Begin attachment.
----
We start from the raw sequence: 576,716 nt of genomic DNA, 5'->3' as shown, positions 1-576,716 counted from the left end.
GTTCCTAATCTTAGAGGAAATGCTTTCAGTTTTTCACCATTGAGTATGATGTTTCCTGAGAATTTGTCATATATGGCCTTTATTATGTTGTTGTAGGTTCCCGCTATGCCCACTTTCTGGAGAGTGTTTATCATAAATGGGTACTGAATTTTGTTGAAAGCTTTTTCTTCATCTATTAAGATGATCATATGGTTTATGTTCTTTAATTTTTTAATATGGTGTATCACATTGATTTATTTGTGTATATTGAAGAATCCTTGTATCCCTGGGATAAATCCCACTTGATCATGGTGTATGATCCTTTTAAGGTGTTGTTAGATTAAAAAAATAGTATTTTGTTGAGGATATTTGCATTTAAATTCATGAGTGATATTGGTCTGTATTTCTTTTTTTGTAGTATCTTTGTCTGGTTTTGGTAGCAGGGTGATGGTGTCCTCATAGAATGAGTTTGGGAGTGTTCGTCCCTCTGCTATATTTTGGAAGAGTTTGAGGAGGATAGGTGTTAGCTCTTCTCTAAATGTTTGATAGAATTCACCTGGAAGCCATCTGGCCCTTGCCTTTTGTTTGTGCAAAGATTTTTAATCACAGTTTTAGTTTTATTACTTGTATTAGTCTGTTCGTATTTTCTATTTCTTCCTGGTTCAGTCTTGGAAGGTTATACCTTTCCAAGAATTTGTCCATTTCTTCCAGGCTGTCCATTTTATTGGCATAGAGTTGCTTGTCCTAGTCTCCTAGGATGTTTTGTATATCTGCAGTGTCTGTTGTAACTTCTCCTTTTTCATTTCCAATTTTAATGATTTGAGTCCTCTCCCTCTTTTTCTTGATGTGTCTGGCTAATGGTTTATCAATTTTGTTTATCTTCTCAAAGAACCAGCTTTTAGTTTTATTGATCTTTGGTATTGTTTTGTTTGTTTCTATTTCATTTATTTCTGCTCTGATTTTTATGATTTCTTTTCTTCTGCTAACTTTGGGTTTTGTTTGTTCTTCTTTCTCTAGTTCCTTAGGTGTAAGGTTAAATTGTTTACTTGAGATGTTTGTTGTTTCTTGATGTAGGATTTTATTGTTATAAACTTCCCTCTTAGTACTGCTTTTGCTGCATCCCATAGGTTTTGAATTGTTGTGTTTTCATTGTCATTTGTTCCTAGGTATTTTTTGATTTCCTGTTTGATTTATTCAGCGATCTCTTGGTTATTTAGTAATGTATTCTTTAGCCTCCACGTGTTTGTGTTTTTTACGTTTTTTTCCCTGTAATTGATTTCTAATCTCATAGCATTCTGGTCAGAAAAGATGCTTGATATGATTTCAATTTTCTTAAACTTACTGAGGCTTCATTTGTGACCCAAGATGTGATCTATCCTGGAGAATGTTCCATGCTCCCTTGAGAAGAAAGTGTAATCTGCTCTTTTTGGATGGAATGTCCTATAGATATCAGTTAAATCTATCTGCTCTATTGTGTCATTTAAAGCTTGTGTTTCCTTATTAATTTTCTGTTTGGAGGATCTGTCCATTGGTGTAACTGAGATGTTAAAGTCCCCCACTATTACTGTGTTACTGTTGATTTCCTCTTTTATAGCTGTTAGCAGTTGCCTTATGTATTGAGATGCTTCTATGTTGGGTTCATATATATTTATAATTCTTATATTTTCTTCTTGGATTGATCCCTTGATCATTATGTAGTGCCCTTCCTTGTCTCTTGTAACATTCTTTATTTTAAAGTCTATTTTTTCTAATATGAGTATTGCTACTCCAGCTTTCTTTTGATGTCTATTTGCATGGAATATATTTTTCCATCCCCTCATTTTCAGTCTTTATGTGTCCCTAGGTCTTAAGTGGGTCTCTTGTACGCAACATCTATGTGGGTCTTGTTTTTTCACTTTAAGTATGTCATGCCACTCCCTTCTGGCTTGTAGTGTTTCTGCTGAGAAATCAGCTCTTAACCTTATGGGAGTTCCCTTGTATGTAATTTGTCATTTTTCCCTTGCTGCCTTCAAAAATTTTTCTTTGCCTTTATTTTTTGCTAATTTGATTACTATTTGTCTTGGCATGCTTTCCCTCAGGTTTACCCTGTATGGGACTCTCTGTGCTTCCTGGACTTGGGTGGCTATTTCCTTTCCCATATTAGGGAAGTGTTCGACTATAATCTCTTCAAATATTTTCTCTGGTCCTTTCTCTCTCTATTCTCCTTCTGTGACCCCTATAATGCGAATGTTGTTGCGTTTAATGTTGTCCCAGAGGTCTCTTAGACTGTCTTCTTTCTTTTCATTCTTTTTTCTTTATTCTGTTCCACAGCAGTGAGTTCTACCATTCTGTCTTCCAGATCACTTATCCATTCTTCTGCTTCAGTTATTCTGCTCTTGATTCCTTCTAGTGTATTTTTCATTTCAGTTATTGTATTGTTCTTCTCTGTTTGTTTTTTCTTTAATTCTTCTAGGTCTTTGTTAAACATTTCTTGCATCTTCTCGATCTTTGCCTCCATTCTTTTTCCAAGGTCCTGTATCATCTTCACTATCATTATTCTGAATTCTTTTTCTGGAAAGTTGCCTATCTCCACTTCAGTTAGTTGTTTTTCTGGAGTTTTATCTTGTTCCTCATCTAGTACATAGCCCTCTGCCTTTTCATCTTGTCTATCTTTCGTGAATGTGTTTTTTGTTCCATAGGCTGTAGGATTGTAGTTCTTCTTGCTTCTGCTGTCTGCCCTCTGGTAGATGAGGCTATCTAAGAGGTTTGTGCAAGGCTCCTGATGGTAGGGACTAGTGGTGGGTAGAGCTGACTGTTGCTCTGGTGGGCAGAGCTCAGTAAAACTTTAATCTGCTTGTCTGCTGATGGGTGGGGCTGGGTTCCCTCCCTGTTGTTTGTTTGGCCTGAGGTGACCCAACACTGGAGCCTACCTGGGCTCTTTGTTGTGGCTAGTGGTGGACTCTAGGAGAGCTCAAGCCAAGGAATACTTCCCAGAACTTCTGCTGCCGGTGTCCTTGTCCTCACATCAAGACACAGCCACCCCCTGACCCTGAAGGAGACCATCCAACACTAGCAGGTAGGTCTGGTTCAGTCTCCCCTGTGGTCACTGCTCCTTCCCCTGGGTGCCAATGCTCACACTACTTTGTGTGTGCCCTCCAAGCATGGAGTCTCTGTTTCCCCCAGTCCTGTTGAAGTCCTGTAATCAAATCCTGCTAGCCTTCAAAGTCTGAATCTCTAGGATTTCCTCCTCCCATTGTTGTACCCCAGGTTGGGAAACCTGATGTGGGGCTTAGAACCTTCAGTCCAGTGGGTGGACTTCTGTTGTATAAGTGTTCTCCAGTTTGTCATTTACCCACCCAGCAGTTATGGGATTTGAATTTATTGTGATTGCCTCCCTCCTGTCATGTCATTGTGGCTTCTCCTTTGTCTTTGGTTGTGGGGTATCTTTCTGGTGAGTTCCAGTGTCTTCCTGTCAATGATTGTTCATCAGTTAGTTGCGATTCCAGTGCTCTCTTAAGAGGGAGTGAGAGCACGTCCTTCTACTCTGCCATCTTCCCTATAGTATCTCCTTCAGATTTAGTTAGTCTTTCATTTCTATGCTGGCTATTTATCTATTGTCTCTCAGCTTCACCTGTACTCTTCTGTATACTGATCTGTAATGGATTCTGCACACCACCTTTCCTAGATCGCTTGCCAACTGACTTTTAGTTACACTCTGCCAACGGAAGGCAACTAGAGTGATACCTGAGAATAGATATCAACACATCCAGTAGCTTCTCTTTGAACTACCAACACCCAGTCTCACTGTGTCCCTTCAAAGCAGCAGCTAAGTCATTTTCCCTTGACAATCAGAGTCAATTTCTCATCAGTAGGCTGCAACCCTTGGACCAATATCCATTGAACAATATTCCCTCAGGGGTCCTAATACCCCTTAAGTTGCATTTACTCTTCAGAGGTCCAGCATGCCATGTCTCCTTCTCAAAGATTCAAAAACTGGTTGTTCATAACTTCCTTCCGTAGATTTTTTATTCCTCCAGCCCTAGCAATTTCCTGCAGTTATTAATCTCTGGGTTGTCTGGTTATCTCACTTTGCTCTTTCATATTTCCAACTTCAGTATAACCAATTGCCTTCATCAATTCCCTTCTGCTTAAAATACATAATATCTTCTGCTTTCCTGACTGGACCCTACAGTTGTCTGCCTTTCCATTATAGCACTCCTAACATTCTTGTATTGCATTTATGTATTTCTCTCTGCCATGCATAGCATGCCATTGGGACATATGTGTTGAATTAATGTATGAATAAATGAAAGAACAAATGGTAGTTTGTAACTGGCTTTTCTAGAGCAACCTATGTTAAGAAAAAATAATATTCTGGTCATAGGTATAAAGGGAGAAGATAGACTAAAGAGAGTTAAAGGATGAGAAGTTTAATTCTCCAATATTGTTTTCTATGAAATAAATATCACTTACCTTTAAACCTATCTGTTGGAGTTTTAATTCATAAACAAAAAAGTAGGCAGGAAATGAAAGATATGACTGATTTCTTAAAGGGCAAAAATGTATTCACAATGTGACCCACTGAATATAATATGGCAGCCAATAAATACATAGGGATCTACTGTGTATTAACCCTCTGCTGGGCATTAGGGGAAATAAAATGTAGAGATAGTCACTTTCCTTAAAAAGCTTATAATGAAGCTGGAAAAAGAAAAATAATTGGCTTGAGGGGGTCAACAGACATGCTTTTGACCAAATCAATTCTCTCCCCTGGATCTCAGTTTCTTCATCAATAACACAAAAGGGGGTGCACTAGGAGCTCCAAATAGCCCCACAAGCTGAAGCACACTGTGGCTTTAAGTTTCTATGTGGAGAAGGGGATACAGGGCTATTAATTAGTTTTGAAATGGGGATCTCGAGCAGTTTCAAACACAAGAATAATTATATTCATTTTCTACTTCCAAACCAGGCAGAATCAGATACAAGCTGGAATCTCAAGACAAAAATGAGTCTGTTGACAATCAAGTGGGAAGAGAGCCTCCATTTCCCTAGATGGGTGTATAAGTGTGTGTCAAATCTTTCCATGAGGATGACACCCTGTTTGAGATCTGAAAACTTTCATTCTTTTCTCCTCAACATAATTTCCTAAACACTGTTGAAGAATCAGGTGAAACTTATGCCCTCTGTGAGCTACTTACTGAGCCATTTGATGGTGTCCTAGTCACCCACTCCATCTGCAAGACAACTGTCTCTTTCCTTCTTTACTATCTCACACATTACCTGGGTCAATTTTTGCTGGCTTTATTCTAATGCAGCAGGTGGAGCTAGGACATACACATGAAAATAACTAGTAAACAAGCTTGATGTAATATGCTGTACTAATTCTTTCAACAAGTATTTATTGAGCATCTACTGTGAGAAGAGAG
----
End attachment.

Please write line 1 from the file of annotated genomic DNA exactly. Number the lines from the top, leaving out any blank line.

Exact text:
We start from the raw sequence: 576,716 nt of genomic DNA, 5'->3' as shown, positions 1-576,716 counted from the left end.